In the ad you can see a USB port on the right side of the device, a front facing camera at the top right of the bezel, a home button of sorts on the left side of the bezel, mouse buttons in front of the keyboard (with the middle key likely for scrolling), and a nub-mouse in the center of the keyboard.

Prior to Windows 8 I would have been less enthusiastic about a hybrid device from Sony, but now that Windows 8 has a chance of providing a good tablet experience, the hybrid design is much more appealing. Hopefully we’ll hear more about this device as Windows 8 gets closer to retail launch.

Hands-On With the Sony Tablet P Android Clamshell

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From Sony Tablet P

Thanks to Al Sutton of Funky Android at Droidcon NL in Holland this week I got a lot of hands-on time with a retail version of the Sony Tablet P that has just arrived on the shelves in the UK. It’s the Psion 5-like dual-screen Android clamshell that I found quite exciting at IFA in Sept. It may look strange but there’s some nice mobile usability features tucked inside. Sony have done a reasonable job of optimizing Sony apps and gaming capabilities for the screen but there are some issues with standard apps and text input which mean the Sony Tablet P may only be interesting for people wanting the Sony media and gaming experience.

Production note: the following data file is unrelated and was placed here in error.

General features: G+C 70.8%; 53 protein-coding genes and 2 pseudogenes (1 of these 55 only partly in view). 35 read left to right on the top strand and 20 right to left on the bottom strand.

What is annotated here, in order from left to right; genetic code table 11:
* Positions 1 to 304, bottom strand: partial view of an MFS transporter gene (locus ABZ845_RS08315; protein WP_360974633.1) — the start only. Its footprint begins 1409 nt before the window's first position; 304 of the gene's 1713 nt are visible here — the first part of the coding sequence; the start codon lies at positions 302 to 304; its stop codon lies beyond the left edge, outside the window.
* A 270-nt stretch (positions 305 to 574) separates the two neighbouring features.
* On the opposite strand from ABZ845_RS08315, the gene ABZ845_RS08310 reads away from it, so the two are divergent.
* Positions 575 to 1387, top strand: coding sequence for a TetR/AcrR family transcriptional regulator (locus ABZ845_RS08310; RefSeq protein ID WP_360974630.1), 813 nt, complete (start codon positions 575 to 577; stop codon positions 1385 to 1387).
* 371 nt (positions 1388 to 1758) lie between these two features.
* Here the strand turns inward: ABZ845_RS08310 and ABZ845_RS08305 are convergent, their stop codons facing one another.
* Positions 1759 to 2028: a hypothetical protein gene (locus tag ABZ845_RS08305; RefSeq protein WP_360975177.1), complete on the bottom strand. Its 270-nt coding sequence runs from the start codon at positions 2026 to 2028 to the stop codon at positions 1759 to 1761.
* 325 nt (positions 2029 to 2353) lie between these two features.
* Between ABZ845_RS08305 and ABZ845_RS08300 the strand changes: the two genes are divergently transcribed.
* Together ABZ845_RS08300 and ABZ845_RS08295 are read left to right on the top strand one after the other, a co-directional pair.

Obviously the clamshell form factor brings a natural screen protector into play which improves ruggedness. There’s also an interesting 12wh removable battery, a fantastic screen, a fast processor, Honeycomb build (with possible, not promised, upgrade to Ice Cream Sandwich) and a useful 5-row on screen keyboard.

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From Sony Tablet P

In terms of size and weight it feels a little bit dense but it’s about the same weight as a Samsung Galaxy Tab. It fits into most pockets for short term transport but it’s very thick indeed. Its design certainly doesn’t shout ‘manly’ either.

Although there’s a gap between the screens I found myself ignoring it when reading content. It was great to see a full readable version of Carrypad across the screens and the Tablet P could make an interesting page-per-view reading device. The split screens bring a little issue when dragging across two screens. When the contact is lost the dragged item gets dropped.

From Sony Tablet P

Thumbing is possible in portrait or landscape but I didn’t find it as easy as the Galaxy Tab in portrait mode and the sharp corners dig into your hand. Angling the screen closer to 90 degrees allows a level of table-toppecking but there’s no haptics and its a little hit-and-miss. You certainly won’t enjoy inputting large amounts of text in this way. Again, I find a 7″ portaint-mode Thumbing experience to be much more comfortable.